Three-times MVP baseball player Bobby Rayburn joins the San Francisco Giants, and obsessive fan, whose profession is selling hunting knives, Gil Renard is excited over that. But Rayburn plays the worst season of his career and Renard tries to do everything to help him, but goes too far. Written by
In the novel of the same name the movie was based on, Bobby Rayburn played for the Red Sox, and the story was set primarily in and around Boston. See more »
When Rayburn collides with Primo, Rayburn's lucky #11 necklace breaks -- both the pendant and the chain are shown on the grass. Later, when Rayburn goes to bat he feels for the lucky pendant -- the pendant is missing but the chain is intact around his neck. See more »
Excited and anxious I await my dream / To escape, applaud, and embrace my team.
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The Worst Baseball Movie of All-Time? I don't know how anyone can say this with a straight face if they have also seen Major League.
It's true that the ending of this film is pretty bad, but when a film can do so much right for the first two hours that certainly makes it worthwhile, because the first two hours were truly entertaining. De Niro stole the show, he had to because this move was about "The Fan", but each character was played well.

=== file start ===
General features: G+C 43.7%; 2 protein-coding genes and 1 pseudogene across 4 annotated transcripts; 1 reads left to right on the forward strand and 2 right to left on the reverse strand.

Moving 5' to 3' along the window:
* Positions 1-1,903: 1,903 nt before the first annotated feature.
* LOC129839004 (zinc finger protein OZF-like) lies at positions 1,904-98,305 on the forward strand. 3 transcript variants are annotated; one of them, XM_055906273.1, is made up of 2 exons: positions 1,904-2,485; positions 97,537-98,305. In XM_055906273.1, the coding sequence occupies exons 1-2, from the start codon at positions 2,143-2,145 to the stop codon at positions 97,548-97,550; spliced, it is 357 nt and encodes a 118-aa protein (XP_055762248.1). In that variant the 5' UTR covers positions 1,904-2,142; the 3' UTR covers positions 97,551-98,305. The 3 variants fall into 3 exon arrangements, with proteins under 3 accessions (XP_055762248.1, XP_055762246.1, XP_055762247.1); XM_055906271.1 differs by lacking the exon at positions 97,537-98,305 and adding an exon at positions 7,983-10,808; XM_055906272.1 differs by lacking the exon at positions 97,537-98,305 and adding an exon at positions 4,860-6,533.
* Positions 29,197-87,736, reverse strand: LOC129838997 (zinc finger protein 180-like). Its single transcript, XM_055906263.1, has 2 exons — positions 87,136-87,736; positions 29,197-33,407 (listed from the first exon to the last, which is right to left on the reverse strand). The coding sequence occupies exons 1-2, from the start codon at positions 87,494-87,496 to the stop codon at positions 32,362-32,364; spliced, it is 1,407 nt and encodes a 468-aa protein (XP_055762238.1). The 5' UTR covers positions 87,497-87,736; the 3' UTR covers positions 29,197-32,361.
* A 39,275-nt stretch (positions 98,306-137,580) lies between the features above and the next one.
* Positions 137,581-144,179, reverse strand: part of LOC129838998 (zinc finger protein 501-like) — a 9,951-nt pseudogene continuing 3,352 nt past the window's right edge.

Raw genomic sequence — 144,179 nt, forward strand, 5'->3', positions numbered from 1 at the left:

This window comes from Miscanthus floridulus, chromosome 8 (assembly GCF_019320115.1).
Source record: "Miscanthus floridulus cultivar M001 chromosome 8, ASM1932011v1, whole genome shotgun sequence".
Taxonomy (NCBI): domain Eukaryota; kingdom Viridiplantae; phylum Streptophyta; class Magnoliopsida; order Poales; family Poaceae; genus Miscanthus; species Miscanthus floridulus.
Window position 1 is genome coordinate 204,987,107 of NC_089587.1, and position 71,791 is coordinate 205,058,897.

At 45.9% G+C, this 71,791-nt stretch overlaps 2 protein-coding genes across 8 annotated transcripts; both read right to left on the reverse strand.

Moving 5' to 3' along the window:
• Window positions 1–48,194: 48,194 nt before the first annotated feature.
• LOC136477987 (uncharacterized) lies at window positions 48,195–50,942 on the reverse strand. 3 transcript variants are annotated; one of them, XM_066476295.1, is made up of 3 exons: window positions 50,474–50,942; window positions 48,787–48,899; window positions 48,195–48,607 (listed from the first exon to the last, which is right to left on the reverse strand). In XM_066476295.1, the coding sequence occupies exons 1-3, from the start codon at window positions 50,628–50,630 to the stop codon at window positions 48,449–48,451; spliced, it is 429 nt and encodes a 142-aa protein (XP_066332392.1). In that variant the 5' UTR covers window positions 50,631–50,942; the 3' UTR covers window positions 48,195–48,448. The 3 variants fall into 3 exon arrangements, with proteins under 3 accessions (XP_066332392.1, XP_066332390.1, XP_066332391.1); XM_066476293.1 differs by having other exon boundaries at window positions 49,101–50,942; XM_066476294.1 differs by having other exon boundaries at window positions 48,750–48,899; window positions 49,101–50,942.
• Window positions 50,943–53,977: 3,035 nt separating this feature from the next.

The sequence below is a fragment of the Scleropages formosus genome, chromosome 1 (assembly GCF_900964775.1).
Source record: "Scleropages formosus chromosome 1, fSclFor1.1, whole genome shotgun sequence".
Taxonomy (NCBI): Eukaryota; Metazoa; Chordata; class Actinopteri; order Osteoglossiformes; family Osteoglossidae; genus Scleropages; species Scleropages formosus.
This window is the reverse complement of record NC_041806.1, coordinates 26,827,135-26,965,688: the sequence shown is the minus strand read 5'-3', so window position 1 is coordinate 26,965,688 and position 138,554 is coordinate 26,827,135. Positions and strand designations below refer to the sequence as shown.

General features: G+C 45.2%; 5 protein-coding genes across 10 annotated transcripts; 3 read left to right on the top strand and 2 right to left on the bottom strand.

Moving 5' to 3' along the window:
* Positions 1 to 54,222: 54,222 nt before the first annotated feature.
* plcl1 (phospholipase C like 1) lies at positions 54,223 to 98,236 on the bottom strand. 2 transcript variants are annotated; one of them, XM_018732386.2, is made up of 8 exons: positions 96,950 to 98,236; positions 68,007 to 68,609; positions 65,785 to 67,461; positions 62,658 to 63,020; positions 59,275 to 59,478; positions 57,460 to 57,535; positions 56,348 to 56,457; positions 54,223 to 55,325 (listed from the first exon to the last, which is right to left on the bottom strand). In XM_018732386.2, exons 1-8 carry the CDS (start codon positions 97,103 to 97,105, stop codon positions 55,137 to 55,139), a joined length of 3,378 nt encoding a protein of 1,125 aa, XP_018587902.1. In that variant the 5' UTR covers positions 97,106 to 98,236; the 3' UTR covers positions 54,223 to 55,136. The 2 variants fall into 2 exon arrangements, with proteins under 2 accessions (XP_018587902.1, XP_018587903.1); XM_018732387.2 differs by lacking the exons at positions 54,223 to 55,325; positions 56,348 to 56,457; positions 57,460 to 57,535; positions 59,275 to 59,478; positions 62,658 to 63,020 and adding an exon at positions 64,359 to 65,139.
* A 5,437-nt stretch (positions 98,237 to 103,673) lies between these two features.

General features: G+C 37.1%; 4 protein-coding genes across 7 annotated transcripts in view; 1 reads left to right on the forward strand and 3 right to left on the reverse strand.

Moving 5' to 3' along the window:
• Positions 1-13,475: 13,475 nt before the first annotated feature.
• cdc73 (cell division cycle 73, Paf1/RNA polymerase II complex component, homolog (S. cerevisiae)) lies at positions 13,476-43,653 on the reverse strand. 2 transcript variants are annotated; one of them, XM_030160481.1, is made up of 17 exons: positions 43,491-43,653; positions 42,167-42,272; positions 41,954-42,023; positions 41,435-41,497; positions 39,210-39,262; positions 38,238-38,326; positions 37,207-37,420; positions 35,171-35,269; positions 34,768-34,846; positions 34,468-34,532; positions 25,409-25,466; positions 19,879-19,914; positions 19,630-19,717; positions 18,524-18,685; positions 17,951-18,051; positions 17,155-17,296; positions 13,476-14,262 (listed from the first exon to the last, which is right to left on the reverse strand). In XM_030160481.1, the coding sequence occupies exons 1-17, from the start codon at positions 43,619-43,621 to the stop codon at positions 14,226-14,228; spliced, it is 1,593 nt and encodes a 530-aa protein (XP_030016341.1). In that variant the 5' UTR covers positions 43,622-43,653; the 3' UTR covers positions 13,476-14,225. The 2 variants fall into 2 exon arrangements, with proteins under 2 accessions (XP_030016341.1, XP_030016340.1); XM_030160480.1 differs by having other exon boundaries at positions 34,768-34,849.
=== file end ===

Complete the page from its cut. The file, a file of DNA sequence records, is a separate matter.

Most of the criticisms I've seen are a case of people being way too picky. Wrong uniforms, wrong stadiums...I didn't even notice stuff like this and I am a baseball fan too. The film got a lot of the much more important stuff right, which is good performances from the actors and good, no great, character development and insight into these characters.
The film took us into deep the mind of the obsessed fan (De Niro) and that obsession grows in a logical fashion as the movie progresses. It was very easy to believe De Niro's obsession with Rayburn and the game of baseball, and the rationale for it, because of his unstable and violent nature which is often shown in his personal life. When things in the baseball world weren't going as he wanted them, it's not surprising to see him take action. His passion and intensity were on the front burner all movie long and made his character truly believeable and consistent.
The film takes us into the baseball player culture in the lockeroom, and into the workings of player and agent (which is what I really found interesting), as well as player and radio station personality. This is where the film truly excelled: the inner workings of the mind and the baseball player culture were believable and exceptionally well done. Nothing was made silly or outrageous, like in the aforementioned dud "Major League". Well, except for the ending perhaps, which is where this film loses 2 points.
My first De Niro movie, definitely not my last.
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